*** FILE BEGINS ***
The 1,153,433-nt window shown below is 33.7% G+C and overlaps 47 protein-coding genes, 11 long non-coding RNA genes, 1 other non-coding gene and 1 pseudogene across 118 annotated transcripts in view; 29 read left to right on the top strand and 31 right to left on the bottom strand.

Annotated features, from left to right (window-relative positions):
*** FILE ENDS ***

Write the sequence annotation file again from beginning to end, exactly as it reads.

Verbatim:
The 1,153,433-nt window shown below is 33.7% G+C and overlaps 47 protein-coding genes, 11 long non-coding RNA genes, 1 other non-coding gene and 1 pseudogene across 118 annotated transcripts in view; 29 read left to right on the top strand and 31 right to left on the bottom strand.

Annotated features, from left to right (window-relative positions):